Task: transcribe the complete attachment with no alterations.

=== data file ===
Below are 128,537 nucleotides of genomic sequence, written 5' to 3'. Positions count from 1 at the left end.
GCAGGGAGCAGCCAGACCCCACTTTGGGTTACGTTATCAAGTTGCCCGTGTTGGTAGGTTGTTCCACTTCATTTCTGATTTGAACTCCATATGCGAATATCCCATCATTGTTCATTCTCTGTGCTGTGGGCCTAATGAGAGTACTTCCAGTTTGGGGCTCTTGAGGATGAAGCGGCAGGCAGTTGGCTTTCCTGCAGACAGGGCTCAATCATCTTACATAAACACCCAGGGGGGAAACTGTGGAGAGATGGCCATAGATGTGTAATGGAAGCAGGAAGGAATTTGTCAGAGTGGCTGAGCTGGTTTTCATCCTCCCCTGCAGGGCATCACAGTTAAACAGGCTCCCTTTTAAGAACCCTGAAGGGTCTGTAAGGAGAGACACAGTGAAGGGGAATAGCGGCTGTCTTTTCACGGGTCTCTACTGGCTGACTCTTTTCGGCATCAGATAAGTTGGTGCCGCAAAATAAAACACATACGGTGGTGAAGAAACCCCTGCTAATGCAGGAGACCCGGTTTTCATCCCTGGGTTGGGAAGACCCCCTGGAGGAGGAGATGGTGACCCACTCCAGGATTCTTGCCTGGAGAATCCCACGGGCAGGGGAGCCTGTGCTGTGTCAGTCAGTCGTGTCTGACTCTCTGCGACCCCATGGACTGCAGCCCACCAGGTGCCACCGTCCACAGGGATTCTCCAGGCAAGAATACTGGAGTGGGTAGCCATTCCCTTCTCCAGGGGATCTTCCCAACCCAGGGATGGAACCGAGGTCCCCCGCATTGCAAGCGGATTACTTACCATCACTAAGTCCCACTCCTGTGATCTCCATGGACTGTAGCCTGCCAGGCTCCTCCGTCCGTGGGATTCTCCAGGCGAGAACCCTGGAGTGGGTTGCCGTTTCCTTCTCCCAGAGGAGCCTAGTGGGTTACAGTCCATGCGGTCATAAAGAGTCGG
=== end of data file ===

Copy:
Below are 128,537 nucleotides of genomic sequence, written 5' to 3'. Positions count from 1 at the left end.
GCAGGGAGCAGCCAGACCCCACTTTGGGTTACGTTATCAAGTTGCCCGTGTTGGTAGGTTGTTCCACTTCATTTCTGATTTGAACTCCATATGCGAATATCCCATCATTGTTCATTCTCTGTGCTGTGGGCCTAATGAGAGTACTTCCAGTTTGGGGCTCTTGAGGATGAAGCGGCAGGCAGTTGGCTTTCCTGCAGACAGGGCTCAATCATCTTACATAAACACCCAGGGGGGAAACTGTGGAGAGATGGCCATAGATGTGTAATGGAAGCAGGAAGGAATTTGTCAGAGTGGCTGAGCTGGTTTTCATCCTCCCCTGCAGGGCATCACAGTTAAACAGGCTCCCTTTTAAGAACCCTGAAGGGTCTGTAAGGAGAGACACAGTGAAGGGGAATAGCGGCTGTCTTTTCACGGGTCTCTACTGGCTGACTCTTTTCGGCATCAGATAAGTTGGTGCCGCAAAATAAAACACATACGGTGGTGAAGAAACCCCTGCTAATGCAGGAGACCCGGTTTTCATCCCTGGGTTGGGAAGACCCCCTGGAGGAGGAGATGGTGACCCACTCCAGGATTCTTGCCTGGAGAATCCCACGGGCAGGGGAGCCTGTGCTGTGTCAGTCAGTCGTGTCTGACTCTCTGCGACCCCATGGACTGCAGCCCACCAGGTGCCACCGTCCACAGGGATTCTCCAGGCAAGAATACTGGAGTGGGTAGCCATTCCCTTCTCCAGGGGATCTTCCCAACCCAGGGATGGAACCGAGGTCCCCCGCATTGCAAGCGGATTACTTACCATCACTAAGTCCCACTCCTGTGATCTCCATGGACTGTAGCCTGCCAGGCTCCTCCGTCCGTGGGATTCTCCAGGCGAGAACCCTGGAGTGGGTTGCCGTTTCCTTCTCCCAGAGGAGCCTAGTGGGTTACAGTCCATGCGGTCATAAAGAGTCGG